Yes, no matter the weather… whether it’s a hurricane or not… sigh.

Jalapeño Marinated Chicken with Spicy Pesto Gnocchi

Happy St Patrick’s Day! Today I have a recipe that is very green in color, but it’s far from Irish. It’s more of a Mexican-Italian fusion. I know that sounds weird, but bear with me. I made this with my husband in mind. He loves jalapeños and pesto so I wanted to find a way to combine them.

This also became a great opportunity to show that coming up with your own recipe hardly ever works the first time you try it. I have never had any culinary training. Instead I started to teach myself to cook in college. 10+ years (oh jeez, that makes me feel old) of experimenting, reading up and being obsessed with the Food Network and cooking competition shows has given me a surprising amount of knowledge. I say surprising because I am always the one most shocked when something I make up comes out delicious. My husband will tell you, I often take the first bite and end up yelling “YES” with my hands in the air and my mouth full. Very lady like.

Anyway, there were two versions of this recipe that made appearances in my house this week. Let’s start with the more successful version and then I’ll tell you what I fixed from the first try.

Yields 2 servings

  • 5 jalapeños
  • 1/2 cup sour cream
  • 1 Tbsp onion flakes
  • 1 tsp dried oregano
  • 1 tsp dried parsley
  • 1 Tbsp lime juice
  • 2 chicken breasts
  • 2 Tbsp olive oil
  • 2 cups all purpose flour
  • 2 cups ricotta gnocchi
  • 1/4 cup pesto sauce
  • salt & pepper to season
  • fresh parsley to garnish

  1. Roast the jalapeños using metal tongs or a metal skewer over a gas burner flame until they start to blister and wrinkle. Let them cool completely, cut them in half and  remove the seeds and membrane. (If you don’t have a gas burner, try this.
  2. In a food processor, combine the roasted jalapeños, sour cream, onion flakes, oregano, parsley and lime juice. Blend until smooth. Reserve about a 1/2 cup of the sauce to set aside in the fridge.
  3. Season the chicken breasts with salt and pepper. Place in a bowl and pour the sauce over. Turn the chicken to make sure it’s fully coated. Refrigerate for at least 2 hours.
  4. Preheat the oven to 400 degrees and prep a baking pan or dish with tin foil or cooking spray. Heat the oil in a skillet over medium heat.
  5. Put the flour in a bowl. Coat the chicken breasts completely and place in the hot skillet. Sear each side for about 2-3 minutes until lightly browned. Transfer to the baking pan and cook in the oven for an additional 12-15 minutes. Start boiling water in a pot.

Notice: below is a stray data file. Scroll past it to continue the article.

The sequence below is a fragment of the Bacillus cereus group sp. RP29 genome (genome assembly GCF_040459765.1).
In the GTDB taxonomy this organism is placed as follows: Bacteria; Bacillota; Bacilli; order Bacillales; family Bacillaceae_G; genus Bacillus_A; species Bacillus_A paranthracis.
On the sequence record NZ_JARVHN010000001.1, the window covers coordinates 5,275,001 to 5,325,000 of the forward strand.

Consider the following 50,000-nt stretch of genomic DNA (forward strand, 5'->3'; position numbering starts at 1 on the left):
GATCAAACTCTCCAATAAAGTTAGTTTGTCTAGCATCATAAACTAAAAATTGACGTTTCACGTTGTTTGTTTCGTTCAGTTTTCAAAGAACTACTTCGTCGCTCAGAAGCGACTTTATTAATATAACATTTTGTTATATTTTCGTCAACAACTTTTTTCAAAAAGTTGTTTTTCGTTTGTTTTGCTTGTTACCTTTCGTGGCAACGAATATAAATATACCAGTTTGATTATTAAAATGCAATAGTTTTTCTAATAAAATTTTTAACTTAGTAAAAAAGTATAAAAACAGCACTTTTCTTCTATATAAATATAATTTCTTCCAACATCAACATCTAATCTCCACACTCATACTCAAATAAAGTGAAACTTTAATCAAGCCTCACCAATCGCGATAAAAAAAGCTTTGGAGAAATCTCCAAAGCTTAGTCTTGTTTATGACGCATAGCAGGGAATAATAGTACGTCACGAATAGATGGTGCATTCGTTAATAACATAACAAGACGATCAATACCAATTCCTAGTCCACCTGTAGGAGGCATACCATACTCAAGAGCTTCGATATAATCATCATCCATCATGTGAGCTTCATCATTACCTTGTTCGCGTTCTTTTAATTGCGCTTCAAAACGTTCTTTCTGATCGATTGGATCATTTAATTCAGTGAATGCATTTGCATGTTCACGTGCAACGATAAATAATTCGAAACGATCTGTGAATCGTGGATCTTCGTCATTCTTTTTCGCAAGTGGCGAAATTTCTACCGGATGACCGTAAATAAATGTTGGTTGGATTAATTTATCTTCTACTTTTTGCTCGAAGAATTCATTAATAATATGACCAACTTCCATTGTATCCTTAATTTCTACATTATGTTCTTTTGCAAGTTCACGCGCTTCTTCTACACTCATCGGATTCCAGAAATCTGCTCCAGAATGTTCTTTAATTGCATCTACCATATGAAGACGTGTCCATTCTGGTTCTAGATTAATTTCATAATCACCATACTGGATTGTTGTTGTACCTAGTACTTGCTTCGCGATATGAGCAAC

6. Combine the pesto and an 1/8 cup of the reserved jalapeño sauce (not what was used to marinate the raw chicken) in a medium bowl. Cook the gnocchi in the boiling water for about 2 minutes until it starts to float. Using a slotted spoon, carefully strain the gnocchi from the water and place in the bowl with the sauce. Gently toss to coat.
  7. Remove the chicken from the oven and let it rest for a few minutes before cutting. Plate with the gnocchi and dress chicken with the remainder of the reserved jalapeño sauce. Garnish with fresh parsley if desired.

Admittedly this recipe is not as easy of a clean up as some of my others. You need a few bowls and cooking vessels to get it done, but even though there’s a lot of steps, it’s fairly simple. Because I had to make the jalapeño sauce, I skipped making pesto from scratch like I normally do and just used the store bought variety.

The first go around with this idea, I used zucchini noodles. It was even greener that way. Take a look:

Ugh, even the plate is too messy for my liking.

The zucchini was really good. You could actually use any form of pasta you wanted in this recipe. I decided to use gnocchi because I ran out of zucchini and I happened to have a big bag of it I had made and frozen a few days earlier. Also, hubby loves it, so now there are three of his favorite things on the plate. My homemade gnocchi was ricotta, which is a little lighter than the standard potato version. I can’t take credit, I used this recipe by my favorite chef and Food Network star Geoffrey Zakarian.

The real problem with the initial version was the chicken. I didn’t dredge it in flour at all. The sauce kind of fell off in the pan and it came out a bit dry and colorless. It was OK, but I knew I could do better. By adding the flour coating and getting a quick sear on it, the sauce was encased in the crust that formed. This made for an extremely juicy and more flavorful piece of chicken. Here’s what the floured version looked like after the pan and before the oven: